Friday, September 8, 2006 - The Michigan Daily - 7
Continued from page 1A Continued from page 1A
Sullivan was trying out for
the debate team, which Lay-
"Luckily, I made it," Sulli-
Laycock, a constitutional
law expert specializing in
religious liberties, joined the
law faculty after making the
move to Ann Arbor with Sul-
"It was such a great oppor-
tunity for her, it was really a
no-brainer," Laycock said.
"If it was a second-rate
law school, (the decision to
move) would have been a
At the end of the reception,
Sullivan said she has been
continually impressed by the
drive for excellence at the Uni-
"If we can keep that, nour-
ish that - nothing else will
matter," Sullivan said.
News Feed or offer a one-click option allow-
ing users to remove themselves from News
Feed. Escaping News Feed under the current
system is somewhat complicated: Users must
remove each post on their Mini-Feed to hide
their Facebook endeavors from friends.
Group members have vowed not to update
their profiles until their demands are met.
More than 103,000 Facebook users had
signed the online petition as of press time.
Petition organizers also run www.saveface-
book.com, which keeps concerned students
abreast of the latest news on the backlash.
Facebook founder Mark Zuckerberg told
The Associated Press yesterday that his
staff is working to give users additional pri-
vacy. These changes may be unveiled today,
he said, allowing users to block categories
in the feeds. Users would still be able to
monitor their friends' Facebook activities by
looking at their mini-feeds.
In a Facebook blog entry titled "Calm
down. Breathe. We hear you," Zuckerberg
addresses the outcry.
"We agree, stalking isn't cool; but being
able to know what's going on in your friends'
lives is," he wrote. "This is information peo-
ple used to dig for on a daily basis, nicely
reorganized and summarized so people can
learn about the people they care about."
Although none of the information avail-
able via the "new Facebook" is actually new,
some students feel uncomfortable because
the information is so detailed and easy to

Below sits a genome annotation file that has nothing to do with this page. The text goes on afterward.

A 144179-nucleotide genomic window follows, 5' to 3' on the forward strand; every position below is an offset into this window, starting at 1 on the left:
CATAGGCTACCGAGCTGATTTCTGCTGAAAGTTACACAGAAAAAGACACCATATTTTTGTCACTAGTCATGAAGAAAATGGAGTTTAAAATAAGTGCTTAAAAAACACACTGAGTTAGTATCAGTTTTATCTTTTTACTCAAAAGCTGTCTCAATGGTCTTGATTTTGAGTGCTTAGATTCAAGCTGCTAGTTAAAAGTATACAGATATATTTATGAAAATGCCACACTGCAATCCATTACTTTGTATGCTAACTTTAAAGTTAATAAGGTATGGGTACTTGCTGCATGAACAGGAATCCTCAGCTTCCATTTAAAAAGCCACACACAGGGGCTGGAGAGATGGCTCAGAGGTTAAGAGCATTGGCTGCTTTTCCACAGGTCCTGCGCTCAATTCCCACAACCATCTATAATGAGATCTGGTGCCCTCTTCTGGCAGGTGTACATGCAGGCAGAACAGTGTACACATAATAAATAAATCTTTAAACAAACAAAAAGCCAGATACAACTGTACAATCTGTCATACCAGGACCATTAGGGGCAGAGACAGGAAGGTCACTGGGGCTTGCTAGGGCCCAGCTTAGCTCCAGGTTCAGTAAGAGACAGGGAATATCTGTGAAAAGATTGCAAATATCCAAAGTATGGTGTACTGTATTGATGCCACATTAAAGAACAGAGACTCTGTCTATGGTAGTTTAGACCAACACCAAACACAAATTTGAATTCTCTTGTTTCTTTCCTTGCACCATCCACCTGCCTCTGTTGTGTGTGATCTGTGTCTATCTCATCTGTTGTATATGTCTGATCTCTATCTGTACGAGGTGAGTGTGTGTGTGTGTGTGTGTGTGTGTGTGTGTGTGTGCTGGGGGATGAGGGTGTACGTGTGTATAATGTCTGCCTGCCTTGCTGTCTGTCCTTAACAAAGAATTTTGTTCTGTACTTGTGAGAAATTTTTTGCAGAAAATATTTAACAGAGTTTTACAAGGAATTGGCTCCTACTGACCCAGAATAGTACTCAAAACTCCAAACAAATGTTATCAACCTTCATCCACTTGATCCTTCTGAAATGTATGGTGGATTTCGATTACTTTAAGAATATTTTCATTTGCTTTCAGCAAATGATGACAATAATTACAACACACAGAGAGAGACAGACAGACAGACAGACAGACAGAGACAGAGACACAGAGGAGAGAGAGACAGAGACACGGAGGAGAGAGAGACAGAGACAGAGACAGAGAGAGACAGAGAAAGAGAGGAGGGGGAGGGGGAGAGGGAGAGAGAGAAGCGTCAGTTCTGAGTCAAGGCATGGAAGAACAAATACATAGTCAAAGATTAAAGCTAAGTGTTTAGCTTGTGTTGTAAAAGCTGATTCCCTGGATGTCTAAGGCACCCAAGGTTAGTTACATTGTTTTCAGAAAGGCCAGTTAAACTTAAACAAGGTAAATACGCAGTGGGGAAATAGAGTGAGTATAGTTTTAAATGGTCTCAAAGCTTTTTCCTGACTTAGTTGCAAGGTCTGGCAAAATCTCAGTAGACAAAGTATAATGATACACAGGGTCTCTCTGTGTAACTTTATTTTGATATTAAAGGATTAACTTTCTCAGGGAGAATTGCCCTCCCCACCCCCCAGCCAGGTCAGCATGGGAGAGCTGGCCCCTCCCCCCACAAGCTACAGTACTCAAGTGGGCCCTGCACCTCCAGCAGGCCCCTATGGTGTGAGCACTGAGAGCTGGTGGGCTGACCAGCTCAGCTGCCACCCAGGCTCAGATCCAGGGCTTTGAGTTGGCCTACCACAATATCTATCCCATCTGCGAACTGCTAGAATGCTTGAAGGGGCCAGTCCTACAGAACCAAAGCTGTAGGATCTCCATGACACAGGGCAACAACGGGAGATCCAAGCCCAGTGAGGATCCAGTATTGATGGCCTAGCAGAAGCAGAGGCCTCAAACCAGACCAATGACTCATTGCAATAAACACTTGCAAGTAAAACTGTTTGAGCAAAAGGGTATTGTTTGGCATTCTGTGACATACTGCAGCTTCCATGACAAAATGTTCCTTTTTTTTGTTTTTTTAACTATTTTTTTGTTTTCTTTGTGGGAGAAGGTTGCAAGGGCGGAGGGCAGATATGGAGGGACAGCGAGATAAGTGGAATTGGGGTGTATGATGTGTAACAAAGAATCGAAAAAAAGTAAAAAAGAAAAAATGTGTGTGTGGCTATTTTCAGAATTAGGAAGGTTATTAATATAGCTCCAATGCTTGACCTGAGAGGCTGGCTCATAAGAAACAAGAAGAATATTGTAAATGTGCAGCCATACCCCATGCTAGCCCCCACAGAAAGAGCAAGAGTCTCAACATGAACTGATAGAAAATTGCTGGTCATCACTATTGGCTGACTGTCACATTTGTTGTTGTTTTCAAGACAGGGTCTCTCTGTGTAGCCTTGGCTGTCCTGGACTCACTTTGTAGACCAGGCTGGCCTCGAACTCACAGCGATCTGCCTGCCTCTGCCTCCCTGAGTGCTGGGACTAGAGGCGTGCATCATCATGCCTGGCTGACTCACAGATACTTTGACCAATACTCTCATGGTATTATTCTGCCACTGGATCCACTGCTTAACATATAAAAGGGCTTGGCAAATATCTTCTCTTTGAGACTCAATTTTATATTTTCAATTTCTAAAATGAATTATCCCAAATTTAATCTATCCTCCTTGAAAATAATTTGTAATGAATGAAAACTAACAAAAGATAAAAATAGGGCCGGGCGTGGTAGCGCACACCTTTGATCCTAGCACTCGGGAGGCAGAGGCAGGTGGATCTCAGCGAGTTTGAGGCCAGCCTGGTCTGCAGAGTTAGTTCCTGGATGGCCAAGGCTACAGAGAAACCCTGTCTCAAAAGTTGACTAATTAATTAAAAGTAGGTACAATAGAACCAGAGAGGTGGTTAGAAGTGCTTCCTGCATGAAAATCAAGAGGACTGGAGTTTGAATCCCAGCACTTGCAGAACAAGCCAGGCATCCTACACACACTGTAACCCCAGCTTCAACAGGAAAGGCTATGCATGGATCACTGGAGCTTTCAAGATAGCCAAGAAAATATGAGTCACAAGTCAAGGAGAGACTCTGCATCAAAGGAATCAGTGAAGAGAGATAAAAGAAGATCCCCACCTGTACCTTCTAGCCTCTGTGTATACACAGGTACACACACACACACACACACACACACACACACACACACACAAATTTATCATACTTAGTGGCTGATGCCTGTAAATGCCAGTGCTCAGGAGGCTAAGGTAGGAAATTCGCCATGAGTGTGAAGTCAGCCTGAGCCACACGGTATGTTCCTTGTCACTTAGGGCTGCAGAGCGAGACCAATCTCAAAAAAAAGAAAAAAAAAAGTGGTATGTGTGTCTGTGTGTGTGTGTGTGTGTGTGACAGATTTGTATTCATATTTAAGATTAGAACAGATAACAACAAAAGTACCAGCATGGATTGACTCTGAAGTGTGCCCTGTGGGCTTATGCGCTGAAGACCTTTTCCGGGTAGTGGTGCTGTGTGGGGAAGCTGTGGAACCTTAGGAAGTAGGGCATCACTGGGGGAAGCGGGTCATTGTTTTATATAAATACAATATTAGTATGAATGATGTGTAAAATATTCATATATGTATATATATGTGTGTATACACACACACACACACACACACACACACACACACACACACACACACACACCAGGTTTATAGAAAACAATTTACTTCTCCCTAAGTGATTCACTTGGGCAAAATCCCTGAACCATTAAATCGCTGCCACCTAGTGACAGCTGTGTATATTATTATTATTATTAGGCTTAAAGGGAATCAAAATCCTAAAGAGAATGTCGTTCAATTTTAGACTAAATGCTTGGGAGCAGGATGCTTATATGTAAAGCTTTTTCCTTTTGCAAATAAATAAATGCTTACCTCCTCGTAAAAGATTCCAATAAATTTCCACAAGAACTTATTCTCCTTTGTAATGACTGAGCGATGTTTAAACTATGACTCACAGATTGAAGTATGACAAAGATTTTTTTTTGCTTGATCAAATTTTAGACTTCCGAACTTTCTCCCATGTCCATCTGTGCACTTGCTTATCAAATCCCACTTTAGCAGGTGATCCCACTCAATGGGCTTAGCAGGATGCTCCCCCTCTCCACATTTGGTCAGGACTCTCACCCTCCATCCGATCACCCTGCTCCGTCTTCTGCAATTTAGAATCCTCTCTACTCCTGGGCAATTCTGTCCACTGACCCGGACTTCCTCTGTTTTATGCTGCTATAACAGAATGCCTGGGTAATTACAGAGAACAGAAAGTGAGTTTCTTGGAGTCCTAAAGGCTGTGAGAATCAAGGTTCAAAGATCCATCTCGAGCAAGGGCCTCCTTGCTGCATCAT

"Facebook makes me feel like I'm naked,"
LSA junior Nick Taylor said. "It's how much
information it gives everyone you know."
Although the News Feed opposition is
fervent, there is a weak show of support
One group, named "Actually, I like the
Facebook News Feed," points to its benefits.
The group's description says those who want
privacy shouldn't be on Facebook anyway. It
has only 245 members.
Other groups' descriptions say Facebook
users' primary purpose online is to stalk
anyway, and that therefore they should
embrace the feed, because it does the stalk-
ing for them.
As with any issue, there is also indiffer-
"I'm not too worried about stalkers," LSA
sophomore Annise Moy said. "I don't think
I have any."
Continued from page 1A
I've often wondered why our genera-
tion isn't more vocal. Conditions cer-
tainly seem ripe for protest. Like in the
'60s, the country is evenly divided into
bitterly partisan camps. Like in the
'60s, our nation is stuck in an unpopu-
lar war that we won't abandon for fear
of letting the bad guys win. Like in the
'60s, political opponents no longer see
the point of dialogue with their ideo-
And yet, even in the supposedly far-
left enclave of Ann Arbor, there aren't
many hints of discontent beyond snarky
bumper stickers and the occasional
"Impeach Bush" yard sign. If there's an
anti-war movement at the University,
it's news to me. The group that sprouted
on here campus to protest the Iraq War,
Anti War Action!, withered almost as
quickly as did hope for a functional,
secular Iraqi democracy. Outside of a
few SOLE kids and a handful of envi-
ronmentalists, you might not even know
that there are activists here.
Occasionally, someone old enough
to remember what campuses were like
in the 'fi0s asks me why my generation
isn't out in the streets trying to stop
all this nonsense. I always struggle to
give a satisfactory answer. Maybe Karl
Rove is so good at spinning reality that
he can make any protest look futile.
Maybe today's college students, preoc-
cupied with building the perfect resu-